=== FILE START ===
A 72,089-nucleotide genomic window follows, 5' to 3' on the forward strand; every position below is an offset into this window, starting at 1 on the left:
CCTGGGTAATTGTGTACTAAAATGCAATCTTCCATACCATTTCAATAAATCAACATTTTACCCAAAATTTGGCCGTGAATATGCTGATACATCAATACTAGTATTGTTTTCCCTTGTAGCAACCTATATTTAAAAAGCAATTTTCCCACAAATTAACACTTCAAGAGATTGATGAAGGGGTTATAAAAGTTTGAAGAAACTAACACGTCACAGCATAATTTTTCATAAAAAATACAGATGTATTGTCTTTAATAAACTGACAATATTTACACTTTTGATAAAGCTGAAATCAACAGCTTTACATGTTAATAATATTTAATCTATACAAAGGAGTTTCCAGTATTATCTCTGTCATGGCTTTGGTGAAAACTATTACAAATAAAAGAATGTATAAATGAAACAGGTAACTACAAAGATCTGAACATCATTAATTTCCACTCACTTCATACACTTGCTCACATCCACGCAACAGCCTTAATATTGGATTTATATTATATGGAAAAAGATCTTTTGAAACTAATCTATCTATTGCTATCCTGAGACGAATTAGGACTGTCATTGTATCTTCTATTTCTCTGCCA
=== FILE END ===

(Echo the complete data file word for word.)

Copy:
A 72,089-nucleotide genomic window follows, 5' to 3' on the forward strand; every position below is an offset into this window, starting at 1 on the left:
CCTGGGTAATTGTGTACTAAAATGCAATCTTCCATACCATTTCAATAAATCAACATTTTACCCAAAATTTGGCCGTGAATATGCTGATACATCAATACTAGTATTGTTTTCCCTTGTAGCAACCTATATTTAAAAAGCAATTTTCCCACAAATTAACACTTCAAGAGATTGATGAAGGGGTTATAAAAGTTTGAAGAAACTAACACGTCACAGCATAATTTTTCATAAAAAATACAGATGTATTGTCTTTAATAAACTGACAATATTTACACTTTTGATAAAGCTGAAATCAACAGCTTTACATGTTAATAATATTTAATCTATACAAAGGAGTTTCCAGTATTATCTCTGTCATGGCTTTGGTGAAAACTATTACAAATAAAAGAATGTATAAATGAAACAGGTAACTACAAAGATCTGAACATCATTAATTTCCACTCACTTCATACACTTGCTCACATCCACGCAACAGCCTTAATATTGGATTTATATTATATGGAAAAAGATCTTTTGAAACTAATCTATCTATTGCTATCCTGAGACGAATTAGGACTGTCATTGTATCTTCTATTTCTCTGCCA